Modern image processing techniques can support this function successfully by offering both behaviour detection (motion and tracking analysis) as well as specific object detection (facial, ANPR, shape recognition). In addition, analysis of detected events can, by using sophisticated analysis and cross-correlation techniques, significantly reduce false alarms. Analysis of historic events and time-line analysis can create pro-active trends and contextual analysis can be used to create priorities in detected events.
Behavioural analysis is a hot topic today and, while still in its infancy, it can be used to create tracks of movement and predict destinations, time to reach possible targets and, even to some extent, intent of the action. These do not have to be from single views but can be achieved in a combination of multiple camera views, combining information into single events. Such analysis in conjunction with scenario analysis can offer very powerful incident detection capabilities.
Last but not least, because machines can work in parallel and process a lot of information simultaneously, higher resolution cameras can be used with no loss of information. (When cameras with resolution higher than the screen resolution are used, some pixels are simply not displayed and no one can observe what happens unless you zoom in – an action that will only be performed when something has been detected in the first place.) This means that fewer cameras can be used to achieve the same result, resulting in significant cost saving.
All of this serves to improve the quality of service, assist humans and reduce reaction time in addition to potentially lower the cost of providing security and indeed even of hardware required.
When it comes to identification, the requirements change dramatically. Here identification becomes paramount and therefore resolution is critical. Fortunately, the use of pan/tilt/zoom cameras have also become much cheaper and their capabilities have also increased dramatically. These cameras are very poor in their ability to monitor as they have essentially tunnel vision and have to be directed if used in the monitoring sense, providing at best, a time sliced view of any area. But when it comes to identification they can zoom in to any object and because of their narrow view the camera is essentially subject to a very even illumination spread. With the use of low-light capabilities, or support illumination, very good identification can be achieved.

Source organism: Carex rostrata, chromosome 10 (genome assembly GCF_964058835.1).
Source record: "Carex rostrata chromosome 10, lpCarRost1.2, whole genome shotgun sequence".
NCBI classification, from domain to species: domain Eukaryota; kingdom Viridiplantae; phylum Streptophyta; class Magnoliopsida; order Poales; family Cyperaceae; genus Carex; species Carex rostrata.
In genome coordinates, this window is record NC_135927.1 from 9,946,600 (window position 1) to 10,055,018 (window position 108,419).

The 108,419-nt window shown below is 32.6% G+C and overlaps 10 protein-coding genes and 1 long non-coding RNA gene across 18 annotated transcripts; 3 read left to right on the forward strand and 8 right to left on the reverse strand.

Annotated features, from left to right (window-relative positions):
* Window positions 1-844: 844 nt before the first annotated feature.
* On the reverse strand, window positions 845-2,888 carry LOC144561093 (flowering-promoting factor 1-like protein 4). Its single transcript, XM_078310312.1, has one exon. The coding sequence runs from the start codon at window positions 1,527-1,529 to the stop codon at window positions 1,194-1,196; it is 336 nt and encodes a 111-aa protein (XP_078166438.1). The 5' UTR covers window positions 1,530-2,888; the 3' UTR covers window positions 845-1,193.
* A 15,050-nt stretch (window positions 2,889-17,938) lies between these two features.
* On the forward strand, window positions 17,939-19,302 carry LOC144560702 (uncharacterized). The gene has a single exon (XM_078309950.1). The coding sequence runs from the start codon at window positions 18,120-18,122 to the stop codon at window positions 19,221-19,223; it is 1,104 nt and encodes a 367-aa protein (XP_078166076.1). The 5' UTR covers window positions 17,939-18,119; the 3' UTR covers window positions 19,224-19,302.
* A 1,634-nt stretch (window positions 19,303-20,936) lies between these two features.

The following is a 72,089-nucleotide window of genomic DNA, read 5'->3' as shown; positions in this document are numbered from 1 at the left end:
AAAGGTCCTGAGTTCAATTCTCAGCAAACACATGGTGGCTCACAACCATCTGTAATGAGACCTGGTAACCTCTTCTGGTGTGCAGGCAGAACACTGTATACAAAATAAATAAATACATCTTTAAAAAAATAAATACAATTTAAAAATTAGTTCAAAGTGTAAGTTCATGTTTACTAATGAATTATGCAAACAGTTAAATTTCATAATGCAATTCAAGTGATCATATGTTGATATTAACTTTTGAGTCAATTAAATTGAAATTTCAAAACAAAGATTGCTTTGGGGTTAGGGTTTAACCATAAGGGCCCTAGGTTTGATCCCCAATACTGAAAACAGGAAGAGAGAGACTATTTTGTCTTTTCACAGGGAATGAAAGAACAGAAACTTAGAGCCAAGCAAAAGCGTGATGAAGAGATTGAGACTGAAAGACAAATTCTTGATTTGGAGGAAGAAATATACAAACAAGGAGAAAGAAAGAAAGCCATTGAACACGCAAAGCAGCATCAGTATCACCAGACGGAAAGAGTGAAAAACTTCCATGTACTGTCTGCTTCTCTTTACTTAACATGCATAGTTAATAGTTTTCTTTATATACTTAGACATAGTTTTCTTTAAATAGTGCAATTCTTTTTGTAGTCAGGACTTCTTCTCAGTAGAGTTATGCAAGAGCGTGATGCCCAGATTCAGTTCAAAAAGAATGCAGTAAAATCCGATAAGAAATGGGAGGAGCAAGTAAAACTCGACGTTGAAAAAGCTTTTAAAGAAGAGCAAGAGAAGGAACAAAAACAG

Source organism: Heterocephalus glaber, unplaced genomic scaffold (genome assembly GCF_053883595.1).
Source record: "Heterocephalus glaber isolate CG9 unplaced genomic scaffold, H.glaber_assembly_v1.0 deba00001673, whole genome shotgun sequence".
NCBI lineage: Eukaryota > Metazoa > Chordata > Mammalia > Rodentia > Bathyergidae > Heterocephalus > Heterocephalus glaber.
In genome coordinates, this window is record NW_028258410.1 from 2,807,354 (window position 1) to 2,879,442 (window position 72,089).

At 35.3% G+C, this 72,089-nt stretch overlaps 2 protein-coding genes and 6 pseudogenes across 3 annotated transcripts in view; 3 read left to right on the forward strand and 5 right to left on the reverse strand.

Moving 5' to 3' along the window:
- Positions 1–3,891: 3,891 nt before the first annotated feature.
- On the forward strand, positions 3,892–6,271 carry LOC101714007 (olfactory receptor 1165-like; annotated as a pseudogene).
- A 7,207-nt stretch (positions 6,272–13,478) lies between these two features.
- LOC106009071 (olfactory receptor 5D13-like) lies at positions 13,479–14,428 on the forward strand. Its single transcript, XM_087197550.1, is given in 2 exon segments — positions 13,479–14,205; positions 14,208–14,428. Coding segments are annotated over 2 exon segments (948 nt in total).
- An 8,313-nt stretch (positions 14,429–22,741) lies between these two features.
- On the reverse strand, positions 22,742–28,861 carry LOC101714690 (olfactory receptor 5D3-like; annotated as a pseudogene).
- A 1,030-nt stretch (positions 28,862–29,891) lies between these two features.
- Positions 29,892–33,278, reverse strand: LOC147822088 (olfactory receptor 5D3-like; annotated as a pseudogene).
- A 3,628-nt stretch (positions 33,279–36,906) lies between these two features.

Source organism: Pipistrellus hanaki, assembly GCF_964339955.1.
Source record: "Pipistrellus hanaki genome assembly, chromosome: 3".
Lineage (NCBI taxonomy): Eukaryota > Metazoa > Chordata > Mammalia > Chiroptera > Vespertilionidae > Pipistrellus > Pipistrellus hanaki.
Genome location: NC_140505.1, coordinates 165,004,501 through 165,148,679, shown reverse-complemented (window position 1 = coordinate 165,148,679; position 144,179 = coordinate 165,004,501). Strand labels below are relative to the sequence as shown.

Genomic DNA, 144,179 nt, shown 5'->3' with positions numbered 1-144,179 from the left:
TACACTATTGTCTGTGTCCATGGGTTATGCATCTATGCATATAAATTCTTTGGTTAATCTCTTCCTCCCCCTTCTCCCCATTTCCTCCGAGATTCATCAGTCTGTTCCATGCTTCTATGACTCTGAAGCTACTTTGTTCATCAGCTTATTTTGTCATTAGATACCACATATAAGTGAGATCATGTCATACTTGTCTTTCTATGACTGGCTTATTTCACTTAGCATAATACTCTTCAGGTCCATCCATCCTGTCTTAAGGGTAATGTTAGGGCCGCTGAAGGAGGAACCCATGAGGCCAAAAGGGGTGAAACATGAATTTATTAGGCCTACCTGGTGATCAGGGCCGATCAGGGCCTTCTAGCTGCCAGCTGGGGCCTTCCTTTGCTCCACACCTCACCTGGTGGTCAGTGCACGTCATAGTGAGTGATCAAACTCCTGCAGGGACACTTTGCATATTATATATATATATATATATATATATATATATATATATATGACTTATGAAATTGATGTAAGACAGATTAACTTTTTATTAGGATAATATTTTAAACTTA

In this context, humans offer at present by far the best abilities, so what can intelligent systems offer? A number of automated tools can be used to assist humans in this detection. These include rapid pointing of the camera by pointing at a position on the static (wide area) scene and automatically designate the camera to slew to this point. Similarly, immediate facial recognition or number plate recognition can identify objects specifically assisting an operator in knowing who he is dealing with based on prior information. The automatic identification of objects allows operators to rapidly classify an event into an incident and also to prioritise incidents according to historical information that may have been gathered. This ability to bring scenario analysis into decision making is an area that promises huge advances in security provision and particularly in high dynamic environments such as street surveillance control rooms.
Up to this point, machines could offer a significant contribution to the surveillance process. However, when it comes to incident management, humans are in a class of their own. Incident management includes a number of functions such as continuously monitoring the event itself, predicting possible scenarios and monitoring these potential spots, understanding what resources are available to manage the incident, communicating with these resources and so on. This is clearly a big job and is often handled by an incident management team.
The task requires amongst others the following of the command and control system:
* Presentation of visible views of all views that are relevant to the incident and removal of irrelevant views.
* Understanding the environment and location by presenting the team with maps/building layouts of the relevant areas.
* Offering additional information, such as other events that are happening in the area that may be affected by, or influence, the incident.
* Be in constant communication with resources and offering them useful information as well.
While this is clearly a human task, intelligent systems can greatly assist in the following way:
* Enhancing the views that operators have of the incident. This could include a variety of image enhancement to allow for detection of weapons, look into dark spots, identifying people, controlling the camera to search for subjects, etc.